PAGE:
Economic sanctions as a foreign policy tool can also be evaluated from an ethics perspective. Hurting innocent citizens in a country is a bad means to achieve a good end (Rarick, 2007). Consequentialist ethics judge an action or policy as right or wrong depending on its consequences, in this case lowering educational, healthcare and economic systems of the recipient country. Utilitarianism judges an action as good or ethical if it results in the greatest good for the greatest number of people. Most of the time sanctions are not effective thus if the suffering that the citizens of the sanctioned country undergo bears no fruits to justify it then it is unethical to impose economic sanctions.
Dye T. R. (2005).Understanding public policy. 11th ed. New Jersey: Pearson Prentice Hall.
GAO (1992). Economic sanctions: effectiveness as tools of foreign policy. Retrieved from; http://www.gao.gov/assets/160/151591.pdf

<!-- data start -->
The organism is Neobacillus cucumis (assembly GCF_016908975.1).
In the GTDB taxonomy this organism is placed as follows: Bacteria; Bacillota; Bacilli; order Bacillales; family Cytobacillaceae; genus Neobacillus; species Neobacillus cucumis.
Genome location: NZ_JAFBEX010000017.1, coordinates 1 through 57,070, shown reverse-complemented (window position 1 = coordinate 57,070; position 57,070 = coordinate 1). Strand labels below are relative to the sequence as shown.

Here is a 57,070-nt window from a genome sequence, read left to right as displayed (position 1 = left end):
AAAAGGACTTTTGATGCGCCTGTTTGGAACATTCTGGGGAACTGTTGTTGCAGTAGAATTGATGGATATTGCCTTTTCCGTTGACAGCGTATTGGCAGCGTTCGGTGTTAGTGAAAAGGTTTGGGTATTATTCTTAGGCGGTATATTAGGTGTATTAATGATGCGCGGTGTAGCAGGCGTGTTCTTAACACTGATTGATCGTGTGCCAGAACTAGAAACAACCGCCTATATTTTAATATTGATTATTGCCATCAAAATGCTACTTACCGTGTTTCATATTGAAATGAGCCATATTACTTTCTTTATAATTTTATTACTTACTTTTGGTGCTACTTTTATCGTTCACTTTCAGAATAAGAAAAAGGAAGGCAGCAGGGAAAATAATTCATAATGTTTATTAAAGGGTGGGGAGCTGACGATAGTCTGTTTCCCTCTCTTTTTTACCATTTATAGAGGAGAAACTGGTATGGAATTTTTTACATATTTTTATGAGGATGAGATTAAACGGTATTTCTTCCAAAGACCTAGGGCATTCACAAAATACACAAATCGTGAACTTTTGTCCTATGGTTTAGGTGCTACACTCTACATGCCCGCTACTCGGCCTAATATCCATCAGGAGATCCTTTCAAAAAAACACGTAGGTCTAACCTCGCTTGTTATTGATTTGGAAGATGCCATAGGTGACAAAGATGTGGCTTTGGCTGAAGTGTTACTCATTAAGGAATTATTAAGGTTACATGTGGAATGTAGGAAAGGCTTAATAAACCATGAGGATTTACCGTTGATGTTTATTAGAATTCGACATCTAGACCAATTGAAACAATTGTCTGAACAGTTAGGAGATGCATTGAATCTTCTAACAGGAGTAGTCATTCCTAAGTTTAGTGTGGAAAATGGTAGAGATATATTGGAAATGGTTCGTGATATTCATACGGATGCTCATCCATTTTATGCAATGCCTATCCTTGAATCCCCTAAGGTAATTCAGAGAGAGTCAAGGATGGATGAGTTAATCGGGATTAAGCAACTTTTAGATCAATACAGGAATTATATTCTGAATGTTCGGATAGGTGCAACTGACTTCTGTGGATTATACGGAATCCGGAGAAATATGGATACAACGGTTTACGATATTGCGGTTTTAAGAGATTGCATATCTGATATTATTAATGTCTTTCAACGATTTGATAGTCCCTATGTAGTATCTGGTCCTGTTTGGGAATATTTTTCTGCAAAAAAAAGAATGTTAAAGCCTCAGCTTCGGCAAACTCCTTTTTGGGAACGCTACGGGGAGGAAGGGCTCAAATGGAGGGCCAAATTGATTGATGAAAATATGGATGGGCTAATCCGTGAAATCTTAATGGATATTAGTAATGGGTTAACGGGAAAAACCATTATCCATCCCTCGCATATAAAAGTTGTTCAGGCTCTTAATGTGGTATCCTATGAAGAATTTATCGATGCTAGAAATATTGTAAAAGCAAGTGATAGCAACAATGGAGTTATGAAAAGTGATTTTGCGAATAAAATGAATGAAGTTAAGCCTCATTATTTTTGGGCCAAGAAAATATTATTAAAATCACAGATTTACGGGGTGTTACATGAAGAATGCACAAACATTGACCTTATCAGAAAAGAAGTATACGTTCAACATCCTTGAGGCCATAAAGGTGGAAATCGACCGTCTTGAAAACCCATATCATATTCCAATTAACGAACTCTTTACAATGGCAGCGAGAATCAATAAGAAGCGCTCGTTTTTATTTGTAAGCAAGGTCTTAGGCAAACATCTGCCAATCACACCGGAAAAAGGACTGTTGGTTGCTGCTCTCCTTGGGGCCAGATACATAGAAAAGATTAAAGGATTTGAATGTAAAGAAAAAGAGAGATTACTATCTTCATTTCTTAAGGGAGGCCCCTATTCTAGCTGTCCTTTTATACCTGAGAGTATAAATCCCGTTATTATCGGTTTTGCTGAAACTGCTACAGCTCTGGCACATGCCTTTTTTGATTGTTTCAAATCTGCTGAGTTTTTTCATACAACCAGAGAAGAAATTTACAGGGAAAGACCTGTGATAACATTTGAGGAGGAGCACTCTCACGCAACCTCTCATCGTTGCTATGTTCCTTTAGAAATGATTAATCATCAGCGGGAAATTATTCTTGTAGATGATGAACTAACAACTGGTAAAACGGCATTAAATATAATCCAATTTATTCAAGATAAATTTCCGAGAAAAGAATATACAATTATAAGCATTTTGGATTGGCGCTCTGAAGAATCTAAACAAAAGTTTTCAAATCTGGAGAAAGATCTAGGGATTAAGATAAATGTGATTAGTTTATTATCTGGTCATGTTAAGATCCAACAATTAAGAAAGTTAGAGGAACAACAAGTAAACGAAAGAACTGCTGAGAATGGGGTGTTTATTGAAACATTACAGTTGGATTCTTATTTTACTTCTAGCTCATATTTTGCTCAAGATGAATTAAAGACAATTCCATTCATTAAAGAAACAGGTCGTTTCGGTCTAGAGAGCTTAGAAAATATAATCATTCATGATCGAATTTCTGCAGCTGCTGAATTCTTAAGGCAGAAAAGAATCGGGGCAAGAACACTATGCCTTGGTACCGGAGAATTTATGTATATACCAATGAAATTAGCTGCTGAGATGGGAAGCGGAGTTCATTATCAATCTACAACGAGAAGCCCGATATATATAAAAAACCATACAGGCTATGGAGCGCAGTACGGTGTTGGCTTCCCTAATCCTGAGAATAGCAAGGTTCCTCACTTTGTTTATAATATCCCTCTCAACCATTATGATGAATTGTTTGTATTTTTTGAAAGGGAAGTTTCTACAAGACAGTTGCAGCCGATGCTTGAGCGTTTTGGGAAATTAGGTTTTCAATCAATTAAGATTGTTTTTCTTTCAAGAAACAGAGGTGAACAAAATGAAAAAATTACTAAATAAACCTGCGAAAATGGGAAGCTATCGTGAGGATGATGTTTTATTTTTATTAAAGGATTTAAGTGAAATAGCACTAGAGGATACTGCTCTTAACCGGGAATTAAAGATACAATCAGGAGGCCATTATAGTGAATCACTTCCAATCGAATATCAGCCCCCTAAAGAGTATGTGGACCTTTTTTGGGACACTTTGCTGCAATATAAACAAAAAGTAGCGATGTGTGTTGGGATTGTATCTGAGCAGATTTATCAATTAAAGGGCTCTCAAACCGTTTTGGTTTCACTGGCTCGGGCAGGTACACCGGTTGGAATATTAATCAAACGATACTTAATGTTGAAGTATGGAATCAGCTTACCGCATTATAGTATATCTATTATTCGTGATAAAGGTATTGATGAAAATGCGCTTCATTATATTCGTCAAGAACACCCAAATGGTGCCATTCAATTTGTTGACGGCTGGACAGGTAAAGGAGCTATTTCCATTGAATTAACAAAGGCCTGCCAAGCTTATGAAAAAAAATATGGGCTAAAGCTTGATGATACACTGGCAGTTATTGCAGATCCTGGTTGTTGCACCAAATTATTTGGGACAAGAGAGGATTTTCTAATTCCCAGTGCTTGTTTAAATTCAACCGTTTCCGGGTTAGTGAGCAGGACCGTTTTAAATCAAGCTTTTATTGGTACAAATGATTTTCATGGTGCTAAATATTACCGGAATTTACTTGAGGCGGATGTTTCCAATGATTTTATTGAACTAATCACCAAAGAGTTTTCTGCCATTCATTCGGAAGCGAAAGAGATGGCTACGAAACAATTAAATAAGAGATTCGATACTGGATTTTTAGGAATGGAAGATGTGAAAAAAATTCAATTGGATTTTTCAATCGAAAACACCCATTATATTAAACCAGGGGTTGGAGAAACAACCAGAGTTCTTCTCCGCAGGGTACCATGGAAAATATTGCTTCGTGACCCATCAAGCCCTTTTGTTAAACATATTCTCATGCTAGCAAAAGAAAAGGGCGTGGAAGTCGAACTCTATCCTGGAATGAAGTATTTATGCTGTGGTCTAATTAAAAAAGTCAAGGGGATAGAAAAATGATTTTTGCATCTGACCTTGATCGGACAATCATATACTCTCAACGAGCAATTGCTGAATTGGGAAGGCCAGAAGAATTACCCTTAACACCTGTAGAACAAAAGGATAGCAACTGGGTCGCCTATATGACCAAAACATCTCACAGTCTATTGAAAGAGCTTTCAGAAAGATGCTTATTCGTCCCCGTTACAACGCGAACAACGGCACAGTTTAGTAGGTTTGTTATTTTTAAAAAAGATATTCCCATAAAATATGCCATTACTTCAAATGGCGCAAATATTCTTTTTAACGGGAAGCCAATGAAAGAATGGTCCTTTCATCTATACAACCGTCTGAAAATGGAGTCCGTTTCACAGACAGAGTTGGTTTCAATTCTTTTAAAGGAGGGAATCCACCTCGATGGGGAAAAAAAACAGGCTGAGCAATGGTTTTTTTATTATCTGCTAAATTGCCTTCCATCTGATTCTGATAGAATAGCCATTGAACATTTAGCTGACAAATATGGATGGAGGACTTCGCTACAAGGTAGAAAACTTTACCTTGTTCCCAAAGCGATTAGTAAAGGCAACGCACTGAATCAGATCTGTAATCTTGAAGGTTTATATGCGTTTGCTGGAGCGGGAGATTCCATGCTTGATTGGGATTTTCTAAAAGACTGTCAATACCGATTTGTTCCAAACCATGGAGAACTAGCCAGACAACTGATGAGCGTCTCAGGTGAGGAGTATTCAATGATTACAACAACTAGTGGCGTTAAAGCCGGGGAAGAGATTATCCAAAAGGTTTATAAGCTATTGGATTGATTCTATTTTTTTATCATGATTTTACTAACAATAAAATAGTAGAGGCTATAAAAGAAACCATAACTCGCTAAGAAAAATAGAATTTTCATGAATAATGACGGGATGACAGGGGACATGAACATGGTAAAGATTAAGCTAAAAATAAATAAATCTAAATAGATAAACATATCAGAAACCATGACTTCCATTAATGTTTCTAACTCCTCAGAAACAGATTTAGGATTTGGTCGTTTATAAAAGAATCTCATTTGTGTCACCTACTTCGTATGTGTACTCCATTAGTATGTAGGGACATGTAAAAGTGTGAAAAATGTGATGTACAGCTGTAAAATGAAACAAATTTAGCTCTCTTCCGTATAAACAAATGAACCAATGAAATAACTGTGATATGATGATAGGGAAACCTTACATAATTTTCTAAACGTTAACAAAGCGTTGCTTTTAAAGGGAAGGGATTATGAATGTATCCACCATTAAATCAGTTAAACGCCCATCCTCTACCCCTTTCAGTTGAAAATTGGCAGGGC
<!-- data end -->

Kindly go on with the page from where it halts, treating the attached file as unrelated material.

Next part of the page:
McConnell, A. (2010). Policy success, policy failure and grey areas in-between. Journal of Public Policy , 30 (03), 345-362.
McConnell, A. (2015). ‘ What is policy failure? A primer to help navigate the maze ’. Public Policy and Administration, 30 (3-4) , pp.221-242.
Pape, R. A. (1997). Why economic sanctions do not work. International Security , 22 (2), 90-136.
Rarick, C. A. (2007). Economic Sanctions: Failed Foreign Policy Tool and a Cost to American Business . Economic Affairs , 27 (3), 65-70. doi:10.1111/j.1468-0270.2007.00757.x